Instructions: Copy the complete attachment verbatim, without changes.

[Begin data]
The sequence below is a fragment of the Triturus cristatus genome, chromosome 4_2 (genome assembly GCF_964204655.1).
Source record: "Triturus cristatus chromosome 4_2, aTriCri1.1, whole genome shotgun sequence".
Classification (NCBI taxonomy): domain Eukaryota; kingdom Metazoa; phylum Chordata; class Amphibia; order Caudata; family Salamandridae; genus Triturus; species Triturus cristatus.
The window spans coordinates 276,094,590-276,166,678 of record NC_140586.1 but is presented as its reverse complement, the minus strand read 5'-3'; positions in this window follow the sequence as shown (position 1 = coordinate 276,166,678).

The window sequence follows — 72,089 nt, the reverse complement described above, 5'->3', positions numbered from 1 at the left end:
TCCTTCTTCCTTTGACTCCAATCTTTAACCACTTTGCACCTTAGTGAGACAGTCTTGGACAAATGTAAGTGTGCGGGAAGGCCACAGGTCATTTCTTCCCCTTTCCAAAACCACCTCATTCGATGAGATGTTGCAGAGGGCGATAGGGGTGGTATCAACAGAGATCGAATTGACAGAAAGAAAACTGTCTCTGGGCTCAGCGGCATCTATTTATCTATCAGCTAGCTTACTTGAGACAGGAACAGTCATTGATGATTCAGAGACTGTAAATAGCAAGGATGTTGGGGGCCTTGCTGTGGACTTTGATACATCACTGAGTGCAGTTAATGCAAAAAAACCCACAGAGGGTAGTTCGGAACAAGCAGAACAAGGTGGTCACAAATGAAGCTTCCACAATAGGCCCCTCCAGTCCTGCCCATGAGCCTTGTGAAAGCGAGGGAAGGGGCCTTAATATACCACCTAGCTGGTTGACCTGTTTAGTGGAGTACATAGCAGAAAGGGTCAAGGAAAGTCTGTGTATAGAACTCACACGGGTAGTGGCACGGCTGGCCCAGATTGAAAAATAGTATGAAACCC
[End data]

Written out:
The sequence below is a fragment of the Triturus cristatus genome, chromosome 4_2 (genome assembly GCF_964204655.1).
Source record: "Triturus cristatus chromosome 4_2, aTriCri1.1, whole genome shotgun sequence".
Classification (NCBI taxonomy): domain Eukaryota; kingdom Metazoa; phylum Chordata; class Amphibia; order Caudata; family Salamandridae; genus Triturus; species Triturus cristatus.
The window spans coordinates 276,094,590-276,166,678 of record NC_140586.1 but is presented as its reverse complement, the minus strand read 5'-3'; positions in this window follow the sequence as shown (position 1 = coordinate 276,166,678).

The window sequence follows — 72,089 nt, the reverse complement described above, 5'->3', positions numbered from 1 at the left end:
TCCTTCTTCCTTTGACTCCAATCTTTAACCACTTTGCACCTTAGTGAGACAGTCTTGGACAAATGTAAGTGTGCGGGAAGGCCACAGGTCATTTCTTCCCCTTTCCAAAACCACCTCATTCGATGAGATGTTGCAGAGGGCGATAGGGGTGGTATCAACAGAGATCGAATTGACAGAAAGAAAACTGTCTCTGGGCTCAGCGGCATCTATTTATCTATCAGCTAGCTTACTTGAGACAGGAACAGTCATTGATGATTCAGAGACTGTAAATAGCAAGGATGTTGGGGGCCTTGCTGTGGACTTTGATACATCACTGAGTGCAGTTAATGCAAAAAAACCCACAGAGGGTAGTTCGGAACAAGCAGAACAAGGTGGTCACAAATGAAGCTTCCACAATAGGCCCCTCCAGTCCTGCCCATGAGCCTTGTGAAAGCGAGGGAAGGGGCCTTAATATACCACCTAGCTGGTTGACCTGTTTAGTGGAGTACATAGCAGAAAGGGTCAAGGAAAGTCTGTGTATAGAACTCACACGGGTAGTGGCACGGCTGGCCCAGATTGAAAAATAGTATGAAACCC